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Hilltown Archives The Altamont Enterprise, February 10, 2011
BKW aims for 4- to 5-percent tax hike, to be shaped by forums
By Zach Simeone
BERNE After Governor Andrew Cuomo presented his budget proposal last week, Berne-Knox-Westerlo released its first round of estimates for the 2011-12 school budget, centering on changes to state aid.
After an hour-long discussion on the latest figures, the school board agreed with Superintendent Paul Dorward’s summation that the district is “shooting for the four-to-five [percent] range as kind of a soft target” for the tax-levy increase, “but also waiting to get some input from the community forums.”
Both board member Sean O’Connor and board President Maureen Sikule said they would like to see a number of possible budget scenarios drawn up in the near future.
“I’d almost like to see the two-tier,” Sikule said, “where you hit the 4-to-5-percent range, but you also hit something higher than that, if the result of the community forum is that residents are supportive of that.”
A 4-percent increase would mean a $10.8-million tax levy, and an overall budget increase of about $930,000; a 5-percent increase would mean a $10.9-million levy, and an overall budget increase of $1 million, according to Business Official Kevin Callagy’s figures. This year, district residents paid a total $10.4 million in property taxes on a $20-million contingency budget, which the board adopted after defeat at the polls.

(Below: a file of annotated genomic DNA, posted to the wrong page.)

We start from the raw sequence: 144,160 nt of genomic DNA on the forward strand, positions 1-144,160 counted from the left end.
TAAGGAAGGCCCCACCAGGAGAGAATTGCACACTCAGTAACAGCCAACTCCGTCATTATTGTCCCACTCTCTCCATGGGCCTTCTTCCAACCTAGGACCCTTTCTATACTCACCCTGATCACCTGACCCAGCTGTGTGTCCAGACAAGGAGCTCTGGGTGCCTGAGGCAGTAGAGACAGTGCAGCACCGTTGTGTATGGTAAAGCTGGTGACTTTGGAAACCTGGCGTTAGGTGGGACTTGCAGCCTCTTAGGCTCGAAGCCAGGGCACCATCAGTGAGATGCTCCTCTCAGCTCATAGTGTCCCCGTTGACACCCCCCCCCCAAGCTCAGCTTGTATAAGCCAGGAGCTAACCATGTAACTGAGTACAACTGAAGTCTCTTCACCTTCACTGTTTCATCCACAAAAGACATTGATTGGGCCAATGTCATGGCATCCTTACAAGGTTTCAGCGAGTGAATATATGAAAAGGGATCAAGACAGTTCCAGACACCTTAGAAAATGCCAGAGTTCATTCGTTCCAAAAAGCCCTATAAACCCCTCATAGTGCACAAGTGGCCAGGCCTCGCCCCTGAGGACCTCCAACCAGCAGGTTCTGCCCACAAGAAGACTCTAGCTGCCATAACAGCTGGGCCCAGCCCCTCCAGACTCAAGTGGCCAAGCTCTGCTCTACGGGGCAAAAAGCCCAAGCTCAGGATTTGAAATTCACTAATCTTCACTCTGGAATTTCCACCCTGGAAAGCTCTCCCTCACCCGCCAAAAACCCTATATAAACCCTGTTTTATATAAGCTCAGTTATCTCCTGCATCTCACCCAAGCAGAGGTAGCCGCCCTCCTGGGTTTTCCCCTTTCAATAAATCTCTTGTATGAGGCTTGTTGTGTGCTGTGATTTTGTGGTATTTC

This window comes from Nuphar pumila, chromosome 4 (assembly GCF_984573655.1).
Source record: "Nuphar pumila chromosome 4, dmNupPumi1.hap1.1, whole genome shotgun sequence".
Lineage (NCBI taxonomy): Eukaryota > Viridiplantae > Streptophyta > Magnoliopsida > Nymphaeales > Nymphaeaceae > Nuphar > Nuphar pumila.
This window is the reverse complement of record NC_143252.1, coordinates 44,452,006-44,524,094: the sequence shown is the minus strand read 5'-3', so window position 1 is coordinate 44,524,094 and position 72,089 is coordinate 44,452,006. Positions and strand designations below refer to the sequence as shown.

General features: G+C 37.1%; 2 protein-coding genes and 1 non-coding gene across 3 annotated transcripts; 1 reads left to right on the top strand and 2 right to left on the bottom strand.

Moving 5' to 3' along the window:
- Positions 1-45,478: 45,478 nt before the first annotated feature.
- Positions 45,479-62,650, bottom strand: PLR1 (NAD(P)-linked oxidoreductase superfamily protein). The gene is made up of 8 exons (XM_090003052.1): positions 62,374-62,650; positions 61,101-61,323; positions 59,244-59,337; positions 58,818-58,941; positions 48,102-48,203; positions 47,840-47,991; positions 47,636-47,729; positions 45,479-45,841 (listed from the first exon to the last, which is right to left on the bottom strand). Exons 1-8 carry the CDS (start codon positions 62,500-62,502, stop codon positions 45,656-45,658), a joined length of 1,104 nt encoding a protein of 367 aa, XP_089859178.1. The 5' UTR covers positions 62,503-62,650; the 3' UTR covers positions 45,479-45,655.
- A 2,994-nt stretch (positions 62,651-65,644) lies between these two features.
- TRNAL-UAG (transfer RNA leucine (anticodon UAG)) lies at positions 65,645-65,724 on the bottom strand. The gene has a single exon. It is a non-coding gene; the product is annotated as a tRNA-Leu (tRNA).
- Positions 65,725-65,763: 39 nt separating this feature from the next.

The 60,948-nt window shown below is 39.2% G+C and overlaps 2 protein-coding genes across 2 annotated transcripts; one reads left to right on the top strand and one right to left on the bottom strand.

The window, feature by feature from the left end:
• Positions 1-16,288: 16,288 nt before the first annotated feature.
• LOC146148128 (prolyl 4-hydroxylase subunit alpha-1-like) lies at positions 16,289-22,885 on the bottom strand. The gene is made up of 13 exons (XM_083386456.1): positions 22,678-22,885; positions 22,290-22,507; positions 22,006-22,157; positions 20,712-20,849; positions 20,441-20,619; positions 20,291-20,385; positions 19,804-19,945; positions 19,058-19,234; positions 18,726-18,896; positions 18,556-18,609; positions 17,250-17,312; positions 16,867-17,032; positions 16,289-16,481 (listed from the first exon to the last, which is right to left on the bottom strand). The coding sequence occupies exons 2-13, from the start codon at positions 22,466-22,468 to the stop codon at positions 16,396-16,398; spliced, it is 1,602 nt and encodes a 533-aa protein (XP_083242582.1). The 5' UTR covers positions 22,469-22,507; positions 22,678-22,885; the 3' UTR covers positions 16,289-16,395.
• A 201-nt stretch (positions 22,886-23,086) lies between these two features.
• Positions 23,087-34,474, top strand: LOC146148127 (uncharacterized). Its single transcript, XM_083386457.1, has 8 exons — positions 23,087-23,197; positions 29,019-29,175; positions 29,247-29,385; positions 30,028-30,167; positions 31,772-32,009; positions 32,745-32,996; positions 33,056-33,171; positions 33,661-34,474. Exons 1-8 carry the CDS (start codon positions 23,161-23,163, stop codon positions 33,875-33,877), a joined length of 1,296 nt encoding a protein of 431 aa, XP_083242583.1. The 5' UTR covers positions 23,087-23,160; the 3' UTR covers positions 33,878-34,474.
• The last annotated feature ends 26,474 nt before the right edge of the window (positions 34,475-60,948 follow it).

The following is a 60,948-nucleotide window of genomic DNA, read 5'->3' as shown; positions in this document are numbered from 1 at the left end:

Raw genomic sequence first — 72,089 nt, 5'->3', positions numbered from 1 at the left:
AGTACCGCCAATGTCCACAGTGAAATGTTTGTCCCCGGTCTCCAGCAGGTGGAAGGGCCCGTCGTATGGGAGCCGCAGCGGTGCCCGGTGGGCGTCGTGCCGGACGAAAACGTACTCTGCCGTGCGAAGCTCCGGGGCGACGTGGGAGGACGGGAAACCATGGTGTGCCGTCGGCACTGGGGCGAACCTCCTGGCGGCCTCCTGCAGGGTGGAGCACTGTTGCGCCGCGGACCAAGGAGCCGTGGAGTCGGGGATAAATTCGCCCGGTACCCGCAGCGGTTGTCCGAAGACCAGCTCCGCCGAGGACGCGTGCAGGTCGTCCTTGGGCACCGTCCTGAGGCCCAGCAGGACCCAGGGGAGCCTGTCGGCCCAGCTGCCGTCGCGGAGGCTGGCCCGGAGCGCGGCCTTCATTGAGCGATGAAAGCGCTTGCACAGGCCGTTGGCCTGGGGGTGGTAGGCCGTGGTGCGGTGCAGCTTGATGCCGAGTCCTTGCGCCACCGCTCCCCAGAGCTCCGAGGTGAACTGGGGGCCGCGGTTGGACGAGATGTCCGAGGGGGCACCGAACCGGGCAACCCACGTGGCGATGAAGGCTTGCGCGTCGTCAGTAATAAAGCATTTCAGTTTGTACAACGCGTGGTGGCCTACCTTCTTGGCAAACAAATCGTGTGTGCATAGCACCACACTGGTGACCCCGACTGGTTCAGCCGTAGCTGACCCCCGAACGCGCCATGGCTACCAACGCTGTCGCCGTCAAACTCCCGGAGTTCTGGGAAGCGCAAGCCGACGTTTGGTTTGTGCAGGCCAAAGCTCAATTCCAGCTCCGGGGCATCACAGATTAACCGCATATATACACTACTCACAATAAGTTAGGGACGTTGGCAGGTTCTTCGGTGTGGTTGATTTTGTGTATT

Dorward had said earlier that there will likely be two community forums, and that they will probably take place in the first and third weeks in March.
The district’s budget advisory committee will have its next meeting on Tuesday, Feb. 15, at 6:30 p.m.
“Throughout the year, the state aid numbers for the current year get adjusted based on our expenses,” Callagy said Tuesday. Most of that change is seen in the expense-driven aid, which covers Board of Cooperative Educational Services, pre-kindergarten, technology, and transportation (see related chart).
While the school got $ $2,483,286 in expense-driven aid in the 2010-11 budget, the state’s latest figures project $2,557,184, and the governor’s proposal would mean $2,632,518 in aid for the district.
The district’s foundation aid includes federal American Recovery and Reinvestment Act (ARRA) funding and Federal Medical Assistance Percentage (FMAP) funding, but factors in GAP Elimination Adjustment, which levels the playing field for school districts by a formula that factors in student needs, financial condition, taxability, and administrative capacity.
While the school got $4,947,772 in net foundation aid in the 2010-11 budget, the governor’s proposal includes a decrease to $3,953,326, while the February runs from the state show a total of $5,281,007.